Last week I took a big risk. I made a commitment to funding revolutionary change in America today, and I challenged you to do the same. If you haven’t read my post from last week, I encourage you to do so now. If you’ve read it, but haven’t taken any action, I encourage you to consider your next steps.
In this week’s post, I want to share some of the additional steps that I am taking on what I expect will be a very long journey. Changing social systems doesn’t happen overnight. In fact, you could say that nothing revolutionary that Jesus worked for really changed during his lifetime—but he did raise a lot of awareness, and many things have changed in the centuries since, because of what he started. He had a lot of committed followers who have, over many years and decades, transformed the world.
So, I am committed to doing my part in working for change in this country. In addition to funding the revolution, here is what I have pledged to undertake in the weeks ahead.
First, I am committed to learning more. This pledge involves reading or hearing one new thing each day. It might be an article, or the chapter from a book, or a video that someone has shared with me. It might be having a conversation with someone who is also wrestling with these issues—or with someone who is not.
Second, I am committed to discussing these issues in community. My church has begun having weekly virtual meetings to examine issues of racism and inequity, in this country and in our local community. We now have a web page with resources suggested by many members of the group. People are sharing their experiences, their frustrations, their triumphs, and their hopes and dreams for change. We must do this together—in, and as, community. I like the way Tom Adams put the need for community in a recent post: “God and I are both cheated if it is just the two of us.”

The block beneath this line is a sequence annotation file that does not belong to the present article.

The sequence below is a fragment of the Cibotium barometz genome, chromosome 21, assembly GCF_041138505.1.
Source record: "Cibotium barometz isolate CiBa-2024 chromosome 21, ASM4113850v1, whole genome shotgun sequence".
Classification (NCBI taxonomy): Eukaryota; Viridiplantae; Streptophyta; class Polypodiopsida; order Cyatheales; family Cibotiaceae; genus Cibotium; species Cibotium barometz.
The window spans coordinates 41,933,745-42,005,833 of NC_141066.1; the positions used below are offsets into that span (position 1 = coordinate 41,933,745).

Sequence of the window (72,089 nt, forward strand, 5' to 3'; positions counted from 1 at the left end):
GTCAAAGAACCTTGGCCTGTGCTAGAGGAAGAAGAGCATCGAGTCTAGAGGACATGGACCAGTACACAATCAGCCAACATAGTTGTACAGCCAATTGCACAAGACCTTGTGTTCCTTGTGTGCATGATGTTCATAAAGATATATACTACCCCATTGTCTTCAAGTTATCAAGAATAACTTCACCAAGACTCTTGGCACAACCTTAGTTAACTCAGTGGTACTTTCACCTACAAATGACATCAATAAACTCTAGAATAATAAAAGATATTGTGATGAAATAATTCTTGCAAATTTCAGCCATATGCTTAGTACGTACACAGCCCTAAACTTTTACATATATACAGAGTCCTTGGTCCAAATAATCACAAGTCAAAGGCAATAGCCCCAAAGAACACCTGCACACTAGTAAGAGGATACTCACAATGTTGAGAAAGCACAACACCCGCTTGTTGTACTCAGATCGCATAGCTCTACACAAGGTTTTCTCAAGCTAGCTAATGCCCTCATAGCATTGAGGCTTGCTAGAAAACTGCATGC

Third, I am committed to taking leadership in a way that does not take leadership from people of color. This means leadership amongst my white sisters and brothers, and it has taken the specific form of agreeing to be a co-facilitator for a study and action group at my church that is focused on responding to racism. Those of us with privilege must do more than learn; we must share, and we must act.
Fourth, I am committed to embracing whatever opportunities God provides along the journey. For example, I have just written and submitted a homily to the next edition of Homilists for the Homeless, and I embraced the opportunity to talk about civil unrest and protesting inequality.
When we start out on a journey, we don’t know for certain where it will lead, and what opportunities will arise along the way. It can be frightening to say a blanket “yes” to God, but I am trusting that God will not provide any opportunities and challenges that I am unable, with the Spirit’s help, to embrace.
What additional steps are you called to take in this crucial time of civil unrest and potential change? What commitments can you make for the long journey ahead?